Here is one thing that I find super frustrating about the internet. It gives you access to many clothing labels, which is great, but there is then the possibility of falling head over heels in love with one that you quickly learn you can't have any "real" access to because of where it is produced and/or retailed. This happened to me today. I was introduced to the label Cabbage and Roses and it was love at first sight. There are dresses and skirts and blouses and jackets that I want, but they are all painfully out of reach. Oh, woe is me!
I think that I have finally acclimated to the cold. Whereas during the first couple of weeks of temperatures around minus fifteen degrees celsius, I couldn't go out without my Canada Goose parka, now, with temperatures still hovering around minus fifteen degrees celsius, I feel comfortable wearing some of my other heavy wool coats. Now, I think that I want to save the Canada Goose parka for the days when the temperatures will be minus twenty degrees celsius, or lower.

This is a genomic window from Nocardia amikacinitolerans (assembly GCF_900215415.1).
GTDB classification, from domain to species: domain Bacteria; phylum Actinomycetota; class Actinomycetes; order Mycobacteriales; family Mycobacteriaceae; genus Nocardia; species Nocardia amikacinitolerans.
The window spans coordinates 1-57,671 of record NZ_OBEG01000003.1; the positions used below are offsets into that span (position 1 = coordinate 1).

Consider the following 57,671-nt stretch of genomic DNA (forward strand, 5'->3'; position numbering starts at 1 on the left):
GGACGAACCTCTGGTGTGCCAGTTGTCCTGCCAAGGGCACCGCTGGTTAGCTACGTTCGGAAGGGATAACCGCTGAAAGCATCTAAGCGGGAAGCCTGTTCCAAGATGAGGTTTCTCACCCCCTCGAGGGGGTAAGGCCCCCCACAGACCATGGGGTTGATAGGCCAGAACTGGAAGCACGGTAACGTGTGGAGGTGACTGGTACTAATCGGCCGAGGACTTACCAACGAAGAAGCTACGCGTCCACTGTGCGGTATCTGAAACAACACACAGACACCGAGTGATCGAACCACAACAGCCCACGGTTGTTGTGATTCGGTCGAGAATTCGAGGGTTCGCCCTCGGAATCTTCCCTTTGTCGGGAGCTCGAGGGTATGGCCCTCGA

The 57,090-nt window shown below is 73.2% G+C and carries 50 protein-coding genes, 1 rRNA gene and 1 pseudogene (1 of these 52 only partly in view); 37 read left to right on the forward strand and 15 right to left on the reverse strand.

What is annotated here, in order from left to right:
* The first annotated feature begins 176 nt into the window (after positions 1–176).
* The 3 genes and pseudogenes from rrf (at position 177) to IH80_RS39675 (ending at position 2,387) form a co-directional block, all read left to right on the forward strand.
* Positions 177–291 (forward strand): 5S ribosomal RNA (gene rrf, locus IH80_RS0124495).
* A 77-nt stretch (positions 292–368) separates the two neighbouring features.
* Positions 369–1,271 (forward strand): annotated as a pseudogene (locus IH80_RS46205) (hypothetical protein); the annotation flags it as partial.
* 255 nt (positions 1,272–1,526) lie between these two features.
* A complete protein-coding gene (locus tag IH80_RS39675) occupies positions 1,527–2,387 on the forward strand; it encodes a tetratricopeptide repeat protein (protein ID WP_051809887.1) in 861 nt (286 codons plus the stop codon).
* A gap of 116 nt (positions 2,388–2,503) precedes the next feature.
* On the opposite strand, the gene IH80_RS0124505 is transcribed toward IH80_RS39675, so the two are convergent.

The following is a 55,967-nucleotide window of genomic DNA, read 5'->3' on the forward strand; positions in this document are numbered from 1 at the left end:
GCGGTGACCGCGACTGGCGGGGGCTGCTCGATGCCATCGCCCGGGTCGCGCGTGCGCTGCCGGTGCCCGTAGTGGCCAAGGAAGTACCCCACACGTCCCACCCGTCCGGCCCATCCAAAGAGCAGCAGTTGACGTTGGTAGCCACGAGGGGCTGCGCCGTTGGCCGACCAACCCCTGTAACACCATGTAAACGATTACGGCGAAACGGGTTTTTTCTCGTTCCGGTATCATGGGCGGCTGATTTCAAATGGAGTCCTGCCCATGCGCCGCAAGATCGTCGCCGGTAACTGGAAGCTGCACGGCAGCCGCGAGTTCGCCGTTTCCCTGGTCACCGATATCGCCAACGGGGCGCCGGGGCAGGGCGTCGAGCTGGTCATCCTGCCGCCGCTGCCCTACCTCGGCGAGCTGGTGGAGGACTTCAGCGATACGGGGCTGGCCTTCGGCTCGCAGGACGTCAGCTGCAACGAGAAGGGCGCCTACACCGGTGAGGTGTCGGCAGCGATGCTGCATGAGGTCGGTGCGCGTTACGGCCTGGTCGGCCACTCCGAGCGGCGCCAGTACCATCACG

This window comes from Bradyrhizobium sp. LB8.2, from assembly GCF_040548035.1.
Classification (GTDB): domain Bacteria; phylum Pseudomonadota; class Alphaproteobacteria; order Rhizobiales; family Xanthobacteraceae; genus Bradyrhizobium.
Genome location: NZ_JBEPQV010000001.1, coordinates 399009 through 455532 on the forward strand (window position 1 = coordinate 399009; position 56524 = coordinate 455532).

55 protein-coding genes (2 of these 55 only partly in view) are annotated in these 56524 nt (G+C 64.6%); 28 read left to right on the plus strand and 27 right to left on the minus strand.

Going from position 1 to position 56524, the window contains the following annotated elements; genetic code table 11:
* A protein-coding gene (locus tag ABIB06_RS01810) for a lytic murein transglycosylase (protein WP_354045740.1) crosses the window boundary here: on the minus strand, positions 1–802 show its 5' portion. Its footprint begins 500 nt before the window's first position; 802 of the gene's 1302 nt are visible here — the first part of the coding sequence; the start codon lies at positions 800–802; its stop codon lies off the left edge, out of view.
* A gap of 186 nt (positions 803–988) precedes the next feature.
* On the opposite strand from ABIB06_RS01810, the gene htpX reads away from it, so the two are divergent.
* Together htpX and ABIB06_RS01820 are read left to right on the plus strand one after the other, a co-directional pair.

Of course, to "get away" with not wearing the Canada Goose parka, I really have to layer up the sweaters underneath the coat. So, maybe, everything that I have just said should just be discarded.
Incidentally, whenever I dress like I did today -- in long skirts, shirts with ties, long sweaters -- I am recreating looks from photos, taken between 1910 and 1925, of women at one of my alma maters that were included in a calendar that the alma mater put out some years back. It probably isn't being very liberated to say so, but I adore the style of dress worn during that time period (pre-flapper).
I am wearing a shirt by Old Navy with a vintage Gap tie and an old Eddie Bauer wool wrap skirt. My grey wrap shawl collar sweater is vintage Zara and my burgundy/wine shawl collar cardigan is by Preloved. My leaf pin is an old piece. My duffle coat is vintage Gloverall for HBC, by handknit button scarf was a gift, my wool beret is vintage and my mitts are vintage Gap. My socks are by MacGregor and my boots are vintage Fluevog.